Month: December 2018

 

Conveyancing – What Do All Those Confusing Terms Mean?

There is a common misconception that conveyancing is ‘easy’ and that you should be able to get your house purchase done ‘on the cheap’ by anyone claiming to be competent in this field. In this post, we will try to bust a few of those myths and at the same time, explain a few of those confusing terms which you will hear used often in connection with your house purchase.

To many, the term ‘conveyancing’ itself is a confusing one. After all what exactly does it mean? Put simply, it is the process by which we, as your conveyancing lawyer, help you ‘convey’ or transfer ownership of a property from the existing owner (the vendor) to you (the purchaser) as the new owner. At the same time, in the vast majority of cases, we will also be instructed to act for your bank to register a new security in favour of the bank for loans advanced to assist you with the purchase.

This again is an area where many folk find the terminology used by lawyers confusing. When someone pays off their loan to a bank they will often be heard to declare that they ‘don’t have a mortgage’, when in fact, a distinction needs to be made between having a loan from a bank and having a mortgage in place over the title to the property you own as security for that loan.

You see, when you finish paying off your loan(s) to the bank and you no longer owe any money to the bank, you have in fact cleared or paid off your loan, but the security for that loan is a different issue altogether. The mortgage you hear referred to is the security registered by your conveyancing lawyer to give your bank security for the money it has advanced to you by way of loan. In order for the ‘mortgage’ to be removed once you have repaid the loan in full, it is necessary for someone to write to your bank requesting that the mortgage security be released. Once you have paid off the loan and discharged or removed the mortgage from the title, you can truly be said to be ‘mortgage free’.

In some cases, even though your loan has been repaid, it is still a good idea to leave the mortgage security in place on the title. If, for example, you were contemplating buying an investment property or upgrading the kitchen or the bathroom in your home, you might want to borrow funds from the bank to help with this. Having the mortgage still in place over the title saves you the time and money of registering new security for the further advances, whatever the purpose of those advances might be.

The phrase ‘equity’ is another term which often confuses some people. The equity you have in the property is calculated by taking it’s current market value of your home and deducting any loans you owe to your bank. The net figure you arrive at will represent the equity which you have in your home.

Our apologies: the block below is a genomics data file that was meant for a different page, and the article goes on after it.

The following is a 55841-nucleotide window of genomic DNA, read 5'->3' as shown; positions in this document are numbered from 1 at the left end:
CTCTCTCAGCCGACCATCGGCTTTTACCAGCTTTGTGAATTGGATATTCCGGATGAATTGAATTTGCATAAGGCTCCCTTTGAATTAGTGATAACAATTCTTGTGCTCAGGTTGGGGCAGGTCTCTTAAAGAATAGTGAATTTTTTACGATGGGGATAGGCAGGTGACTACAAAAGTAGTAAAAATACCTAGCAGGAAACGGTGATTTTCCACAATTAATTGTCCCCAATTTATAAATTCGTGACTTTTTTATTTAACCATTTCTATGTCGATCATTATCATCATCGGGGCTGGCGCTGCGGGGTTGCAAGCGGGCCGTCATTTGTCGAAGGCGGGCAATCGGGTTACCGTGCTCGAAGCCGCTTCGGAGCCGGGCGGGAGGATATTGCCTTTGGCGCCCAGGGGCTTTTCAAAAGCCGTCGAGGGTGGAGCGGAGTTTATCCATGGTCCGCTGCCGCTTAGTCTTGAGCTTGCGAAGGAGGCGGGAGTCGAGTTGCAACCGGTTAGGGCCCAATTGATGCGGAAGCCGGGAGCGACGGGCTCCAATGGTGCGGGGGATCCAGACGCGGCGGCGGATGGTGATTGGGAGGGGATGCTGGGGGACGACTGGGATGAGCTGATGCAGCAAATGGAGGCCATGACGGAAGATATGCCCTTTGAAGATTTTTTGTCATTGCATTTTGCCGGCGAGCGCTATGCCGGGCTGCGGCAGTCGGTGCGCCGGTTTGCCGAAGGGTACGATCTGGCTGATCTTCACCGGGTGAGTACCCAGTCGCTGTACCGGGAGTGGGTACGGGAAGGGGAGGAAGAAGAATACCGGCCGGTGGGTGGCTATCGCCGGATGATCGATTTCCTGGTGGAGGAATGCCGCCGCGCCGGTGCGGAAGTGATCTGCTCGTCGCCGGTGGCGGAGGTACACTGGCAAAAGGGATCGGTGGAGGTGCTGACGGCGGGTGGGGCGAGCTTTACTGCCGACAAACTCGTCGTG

This can become particularly important if you wish to buy an investment property as a part of your retirement plan. In many cases, rather than having cash savings to put toward the deposit, you might borrow against the equity you have in the family home. The purchase price is often therefore 100% borrowed, partly against your ‘equity’ in the family home and then partly against the security of the investment property itself.

If you want conveyancing done well, and everything explained in Plain English by an experienced practitioner with 30 years’ experience offering guaranteed fees at competitive rates you don’t need to look any further. Just enter your details on our contact page and we will get back to you, usually within 24 hours at the latest.

KiwiSaver And Buying at Auction

If you are thinking of buying at auction then there are a few basic things which you need to be aware of. 

For starters, if you are a first homebuyer looking to avail yourself of funding from either or both of the Home Start grant or your KiwiSaver first home withdrawal then buying at auction is not ideal for you. Why not? Well for starters, you cannot begin the process of formally having your withdrawal approved until you have a contract in place. There is always going to be some risk involved in that as a purchase at auction must generally be unconditional. In other words, there are no conditions inserted for your benefit as there generally are when you buy land through a process other than auction. The sort of conditions we refer to are those relating to you arranging suitable finance, approval of a Land Information Memorandum, insurance, building inspection and so on. Non satisfaction of any of those conditions for genuine reasons will give you an ‘out’ and a way to cancel the purchase that you do not generally have when buying at auction.